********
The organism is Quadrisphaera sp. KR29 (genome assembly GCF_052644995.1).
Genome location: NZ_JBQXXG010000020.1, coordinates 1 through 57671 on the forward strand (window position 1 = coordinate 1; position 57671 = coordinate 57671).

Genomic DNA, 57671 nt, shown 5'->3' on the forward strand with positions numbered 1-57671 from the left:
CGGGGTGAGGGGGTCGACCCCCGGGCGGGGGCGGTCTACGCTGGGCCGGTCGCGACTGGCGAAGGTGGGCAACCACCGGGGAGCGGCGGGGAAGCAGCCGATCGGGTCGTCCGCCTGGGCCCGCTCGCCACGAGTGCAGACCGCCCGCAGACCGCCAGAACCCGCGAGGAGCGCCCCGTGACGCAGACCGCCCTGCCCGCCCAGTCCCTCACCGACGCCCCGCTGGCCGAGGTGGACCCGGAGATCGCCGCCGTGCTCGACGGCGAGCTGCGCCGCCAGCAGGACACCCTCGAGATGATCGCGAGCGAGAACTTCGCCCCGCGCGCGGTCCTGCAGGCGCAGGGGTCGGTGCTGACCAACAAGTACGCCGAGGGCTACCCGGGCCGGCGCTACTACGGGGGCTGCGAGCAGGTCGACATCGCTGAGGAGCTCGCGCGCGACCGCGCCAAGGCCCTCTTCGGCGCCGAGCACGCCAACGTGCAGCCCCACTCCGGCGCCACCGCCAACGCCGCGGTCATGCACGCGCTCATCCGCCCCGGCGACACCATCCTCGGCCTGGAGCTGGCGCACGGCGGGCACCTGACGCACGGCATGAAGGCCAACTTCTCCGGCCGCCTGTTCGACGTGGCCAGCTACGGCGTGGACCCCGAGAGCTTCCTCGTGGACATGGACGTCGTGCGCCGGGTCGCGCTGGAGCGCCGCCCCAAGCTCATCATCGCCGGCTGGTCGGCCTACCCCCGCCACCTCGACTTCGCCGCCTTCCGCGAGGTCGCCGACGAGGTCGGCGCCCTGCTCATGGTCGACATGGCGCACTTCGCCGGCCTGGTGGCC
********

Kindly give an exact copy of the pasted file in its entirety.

The organism is Quadrisphaera sp. KR29 (genome assembly GCF_052644995.1).
Genome location: NZ_JBQXXG010000020.1, coordinates 1 through 57671 on the forward strand (window position 1 = coordinate 1; position 57671 = coordinate 57671).

Genomic DNA, 57671 nt, shown 5'->3' on the forward strand with positions numbered 1-57671 from the left:
CGGGGTGAGGGGGTCGACCCCCGGGCGGGGGCGGTCTACGCTGGGCCGGTCGCGACTGGCGAAGGTGGGCAACCACCGGGGAGCGGCGGGGAAGCAGCCGATCGGGTCGTCCGCCTGGGCCCGCTCGCCACGAGTGCAGACCGCCCGCAGACCGCCAGAACCCGCGAGGAGCGCCCCGTGACGCAGACCGCCCTGCCCGCCCAGTCCCTCACCGACGCCCCGCTGGCCGAGGTGGACCCGGAGATCGCCGCCGTGCTCGACGGCGAGCTGCGCCGCCAGCAGGACACCCTCGAGATGATCGCGAGCGAGAACTTCGCCCCGCGCGCGGTCCTGCAGGCGCAGGGGTCGGTGCTGACCAACAAGTACGCCGAGGGCTACCCGGGCCGGCGCTACTACGGGGGCTGCGAGCAGGTCGACATCGCTGAGGAGCTCGCGCGCGACCGCGCCAAGGCCCTCTTCGGCGCCGAGCACGCCAACGTGCAGCCCCACTCCGGCGCCACCGCCAACGCCGCGGTCATGCACGCGCTCATCCGCCCCGGCGACACCATCCTCGGCCTGGAGCTGGCGCACGGCGGGCACCTGACGCACGGCATGAAGGCCAACTTCTCCGGCCGCCTGTTCGACGTGGCCAGCTACGGCGTGGACCCCGAGAGCTTCCTCGTGGACATGGACGTCGTGCGCCGGGTCGCGCTGGAGCGCCGCCCCAAGCTCATCATCGCCGGCTGGTCGGCCTACCCCCGCCACCTCGACTTCGCCGCCTTCCGCGAGGTCGCCGACGAGGTCGGCGCCCTGCTCATGGTCGACATGGCGCACTTCGCCGGCCTGGTGGCC